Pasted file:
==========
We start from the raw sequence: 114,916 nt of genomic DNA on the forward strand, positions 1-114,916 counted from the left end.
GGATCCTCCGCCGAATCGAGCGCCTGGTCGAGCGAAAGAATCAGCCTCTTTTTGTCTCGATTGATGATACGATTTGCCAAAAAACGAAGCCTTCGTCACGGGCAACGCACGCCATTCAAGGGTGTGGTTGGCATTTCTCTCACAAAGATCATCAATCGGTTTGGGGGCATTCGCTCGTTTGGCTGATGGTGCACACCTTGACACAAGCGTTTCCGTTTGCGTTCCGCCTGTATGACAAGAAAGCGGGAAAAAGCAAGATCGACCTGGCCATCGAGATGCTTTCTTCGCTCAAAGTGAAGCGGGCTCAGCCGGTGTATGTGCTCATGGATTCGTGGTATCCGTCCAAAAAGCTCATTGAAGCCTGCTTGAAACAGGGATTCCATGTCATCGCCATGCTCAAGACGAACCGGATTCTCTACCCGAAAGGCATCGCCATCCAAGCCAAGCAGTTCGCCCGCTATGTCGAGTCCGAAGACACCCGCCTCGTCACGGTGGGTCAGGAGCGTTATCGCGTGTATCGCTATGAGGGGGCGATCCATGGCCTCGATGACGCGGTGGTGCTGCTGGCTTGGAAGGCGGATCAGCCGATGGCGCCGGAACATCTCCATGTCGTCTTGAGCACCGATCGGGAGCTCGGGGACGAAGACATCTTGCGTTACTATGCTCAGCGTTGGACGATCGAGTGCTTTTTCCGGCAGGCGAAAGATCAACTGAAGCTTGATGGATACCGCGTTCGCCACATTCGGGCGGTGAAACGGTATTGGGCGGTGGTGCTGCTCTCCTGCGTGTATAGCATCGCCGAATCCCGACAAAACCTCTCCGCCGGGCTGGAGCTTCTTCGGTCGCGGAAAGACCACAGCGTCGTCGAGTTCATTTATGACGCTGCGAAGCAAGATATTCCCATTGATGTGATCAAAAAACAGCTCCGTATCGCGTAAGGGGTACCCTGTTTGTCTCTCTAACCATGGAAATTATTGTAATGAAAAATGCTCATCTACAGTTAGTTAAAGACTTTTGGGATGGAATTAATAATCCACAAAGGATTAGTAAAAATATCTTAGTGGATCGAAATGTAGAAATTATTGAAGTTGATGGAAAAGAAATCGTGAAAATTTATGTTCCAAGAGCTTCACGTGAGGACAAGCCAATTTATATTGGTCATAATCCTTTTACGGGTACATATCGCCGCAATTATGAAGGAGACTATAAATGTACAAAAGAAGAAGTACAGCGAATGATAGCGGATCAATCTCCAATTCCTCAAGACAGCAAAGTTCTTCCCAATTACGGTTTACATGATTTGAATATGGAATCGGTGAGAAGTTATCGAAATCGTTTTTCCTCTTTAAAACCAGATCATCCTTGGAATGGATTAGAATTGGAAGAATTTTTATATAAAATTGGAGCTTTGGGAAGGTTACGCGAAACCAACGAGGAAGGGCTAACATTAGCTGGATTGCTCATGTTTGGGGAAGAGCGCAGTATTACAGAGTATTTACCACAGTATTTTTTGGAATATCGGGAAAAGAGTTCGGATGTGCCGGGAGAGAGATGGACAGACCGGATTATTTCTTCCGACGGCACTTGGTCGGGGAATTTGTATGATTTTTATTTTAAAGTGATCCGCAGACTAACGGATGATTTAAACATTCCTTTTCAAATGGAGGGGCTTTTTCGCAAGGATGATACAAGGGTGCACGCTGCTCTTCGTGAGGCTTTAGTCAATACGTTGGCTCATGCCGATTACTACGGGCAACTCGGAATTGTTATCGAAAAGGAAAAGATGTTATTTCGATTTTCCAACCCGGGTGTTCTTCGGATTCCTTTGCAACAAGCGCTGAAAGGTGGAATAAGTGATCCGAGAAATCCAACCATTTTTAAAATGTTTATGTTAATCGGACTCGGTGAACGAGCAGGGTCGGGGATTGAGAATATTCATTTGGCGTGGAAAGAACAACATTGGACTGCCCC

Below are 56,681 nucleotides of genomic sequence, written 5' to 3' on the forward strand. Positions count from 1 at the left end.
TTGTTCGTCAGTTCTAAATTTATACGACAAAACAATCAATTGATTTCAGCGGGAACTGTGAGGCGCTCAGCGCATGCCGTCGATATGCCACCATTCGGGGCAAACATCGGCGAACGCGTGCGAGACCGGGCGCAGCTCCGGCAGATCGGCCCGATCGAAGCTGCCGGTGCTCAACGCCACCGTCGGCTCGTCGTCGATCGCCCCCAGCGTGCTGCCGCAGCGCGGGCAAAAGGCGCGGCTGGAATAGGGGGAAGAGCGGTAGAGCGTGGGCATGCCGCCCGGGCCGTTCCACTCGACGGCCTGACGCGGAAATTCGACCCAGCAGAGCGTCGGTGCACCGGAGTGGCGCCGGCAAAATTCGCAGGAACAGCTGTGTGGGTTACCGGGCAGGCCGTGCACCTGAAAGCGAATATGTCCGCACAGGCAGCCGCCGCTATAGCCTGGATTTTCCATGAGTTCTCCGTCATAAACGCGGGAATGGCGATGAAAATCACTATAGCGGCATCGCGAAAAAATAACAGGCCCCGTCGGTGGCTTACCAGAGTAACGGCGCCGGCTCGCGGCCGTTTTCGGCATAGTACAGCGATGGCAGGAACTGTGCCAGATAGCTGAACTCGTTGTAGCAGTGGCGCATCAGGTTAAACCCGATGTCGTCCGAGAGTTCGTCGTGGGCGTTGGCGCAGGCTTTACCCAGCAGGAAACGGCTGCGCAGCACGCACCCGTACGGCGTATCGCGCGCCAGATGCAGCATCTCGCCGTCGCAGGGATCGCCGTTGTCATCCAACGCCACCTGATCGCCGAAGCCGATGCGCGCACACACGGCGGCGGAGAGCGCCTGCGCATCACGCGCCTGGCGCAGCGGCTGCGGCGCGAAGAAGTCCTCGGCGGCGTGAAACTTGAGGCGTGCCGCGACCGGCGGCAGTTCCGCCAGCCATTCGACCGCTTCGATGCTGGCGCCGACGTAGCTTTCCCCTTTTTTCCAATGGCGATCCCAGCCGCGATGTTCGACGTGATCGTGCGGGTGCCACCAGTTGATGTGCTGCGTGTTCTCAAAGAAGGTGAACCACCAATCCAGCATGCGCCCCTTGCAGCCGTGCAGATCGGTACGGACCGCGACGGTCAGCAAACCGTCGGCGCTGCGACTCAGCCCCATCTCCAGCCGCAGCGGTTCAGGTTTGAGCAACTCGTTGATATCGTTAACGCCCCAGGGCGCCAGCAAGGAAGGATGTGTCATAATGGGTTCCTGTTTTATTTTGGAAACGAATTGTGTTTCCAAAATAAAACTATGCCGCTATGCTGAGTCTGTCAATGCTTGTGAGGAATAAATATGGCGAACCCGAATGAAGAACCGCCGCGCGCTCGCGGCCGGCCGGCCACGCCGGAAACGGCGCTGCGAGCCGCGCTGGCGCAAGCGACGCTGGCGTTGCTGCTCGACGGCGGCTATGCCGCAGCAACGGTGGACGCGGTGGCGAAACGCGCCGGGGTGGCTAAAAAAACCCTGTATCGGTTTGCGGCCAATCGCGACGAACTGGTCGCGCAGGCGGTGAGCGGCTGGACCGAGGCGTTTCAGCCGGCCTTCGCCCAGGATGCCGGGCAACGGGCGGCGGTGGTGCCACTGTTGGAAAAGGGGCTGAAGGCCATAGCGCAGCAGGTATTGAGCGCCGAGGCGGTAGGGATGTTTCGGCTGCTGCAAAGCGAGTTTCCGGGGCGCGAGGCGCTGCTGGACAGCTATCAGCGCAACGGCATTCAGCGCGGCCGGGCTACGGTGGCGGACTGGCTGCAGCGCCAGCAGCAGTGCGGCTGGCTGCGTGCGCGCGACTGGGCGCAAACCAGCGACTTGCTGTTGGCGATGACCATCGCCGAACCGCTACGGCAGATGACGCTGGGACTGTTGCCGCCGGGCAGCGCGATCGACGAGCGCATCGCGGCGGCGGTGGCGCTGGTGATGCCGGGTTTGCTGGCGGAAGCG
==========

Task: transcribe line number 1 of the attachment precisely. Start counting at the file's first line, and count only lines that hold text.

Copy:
We start from the raw sequence: 114,916 nt of genomic DNA on the forward strand, positions 1-114,916 counted from the left end.